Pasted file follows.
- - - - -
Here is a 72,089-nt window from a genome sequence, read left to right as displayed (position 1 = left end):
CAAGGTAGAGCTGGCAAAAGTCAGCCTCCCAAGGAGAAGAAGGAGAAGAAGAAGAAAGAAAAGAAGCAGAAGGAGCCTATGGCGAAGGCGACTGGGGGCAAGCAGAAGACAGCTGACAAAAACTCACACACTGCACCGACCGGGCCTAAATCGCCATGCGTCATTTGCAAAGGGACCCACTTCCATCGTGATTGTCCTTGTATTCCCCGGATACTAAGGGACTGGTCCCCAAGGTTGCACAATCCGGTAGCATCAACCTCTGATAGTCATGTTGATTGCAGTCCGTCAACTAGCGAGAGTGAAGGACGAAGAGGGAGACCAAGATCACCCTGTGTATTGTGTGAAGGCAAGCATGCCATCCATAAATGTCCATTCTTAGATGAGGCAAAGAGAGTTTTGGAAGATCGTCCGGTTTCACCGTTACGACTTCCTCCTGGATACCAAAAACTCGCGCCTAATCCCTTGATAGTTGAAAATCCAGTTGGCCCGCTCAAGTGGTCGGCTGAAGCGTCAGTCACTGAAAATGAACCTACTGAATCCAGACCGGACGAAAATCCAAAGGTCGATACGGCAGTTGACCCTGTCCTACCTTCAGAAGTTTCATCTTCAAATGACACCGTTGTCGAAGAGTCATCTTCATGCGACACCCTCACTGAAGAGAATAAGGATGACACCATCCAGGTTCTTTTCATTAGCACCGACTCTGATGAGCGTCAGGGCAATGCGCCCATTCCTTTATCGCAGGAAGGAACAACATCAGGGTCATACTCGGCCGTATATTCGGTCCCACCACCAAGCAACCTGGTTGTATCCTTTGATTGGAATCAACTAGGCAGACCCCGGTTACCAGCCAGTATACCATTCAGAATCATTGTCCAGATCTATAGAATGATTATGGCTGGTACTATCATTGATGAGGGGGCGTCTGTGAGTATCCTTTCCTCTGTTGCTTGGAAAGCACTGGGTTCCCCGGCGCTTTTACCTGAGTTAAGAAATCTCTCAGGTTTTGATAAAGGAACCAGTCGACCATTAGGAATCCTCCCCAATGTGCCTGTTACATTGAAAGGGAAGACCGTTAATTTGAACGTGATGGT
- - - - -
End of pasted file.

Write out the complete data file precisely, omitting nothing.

Here is a 72,089-nt window from a genome sequence, read left to right as displayed (position 1 = left end):
CAAGGTAGAGCTGGCAAAAGTCAGCCTCCCAAGGAGAAGAAGGAGAAGAAGAAGAAAGAAAAGAAGCAGAAGGAGCCTATGGCGAAGGCGACTGGGGGCAAGCAGAAGACAGCTGACAAAAACTCACACACTGCACCGACCGGGCCTAAATCGCCATGCGTCATTTGCAAAGGGACCCACTTCCATCGTGATTGTCCTTGTATTCCCCGGATACTAAGGGACTGGTCCCCAAGGTTGCACAATCCGGTAGCATCAACCTCTGATAGTCATGTTGATTGCAGTCCGTCAACTAGCGAGAGTGAAGGACGAAGAGGGAGACCAAGATCACCCTGTGTATTGTGTGAAGGCAAGCATGCCATCCATAAATGTCCATTCTTAGATGAGGCAAAGAGAGTTTTGGAAGATCGTCCGGTTTCACCGTTACGACTTCCTCCTGGATACCAAAAACTCGCGCCTAATCCCTTGATAGTTGAAAATCCAGTTGGCCCGCTCAAGTGGTCGGCTGAAGCGTCAGTCACTGAAAATGAACCTACTGAATCCAGACCGGACGAAAATCCAAAGGTCGATACGGCAGTTGACCCTGTCCTACCTTCAGAAGTTTCATCTTCAAATGACACCGTTGTCGAAGAGTCATCTTCATGCGACACCCTCACTGAAGAGAATAAGGATGACACCATCCAGGTTCTTTTCATTAGCACCGACTCTGATGAGCGTCAGGGCAATGCGCCCATTCCTTTATCGCAGGAAGGAACAACATCAGGGTCATACTCGGCCGTATATTCGGTCCCACCACCAAGCAACCTGGTTGTATCCTTTGATTGGAATCAACTAGGCAGACCCCGGTTACCAGCCAGTATACCATTCAGAATCATTGTCCAGATCTATAGAATGATTATGGCTGGTACTATCATTGATGAGGGGGCGTCTGTGAGTATCCTTTCCTCTGTTGCTTGGAAAGCACTGGGTTCCCCGGCGCTTTTACCTGAGTTAAGAAATCTCTCAGGTTTTGATAAAGGAACCAGTCGACCATTAGGAATCCTCCCCAATGTGCCTGTTACATTGAAAGGGAAGACCGTTAATTTGAACGTGATGGT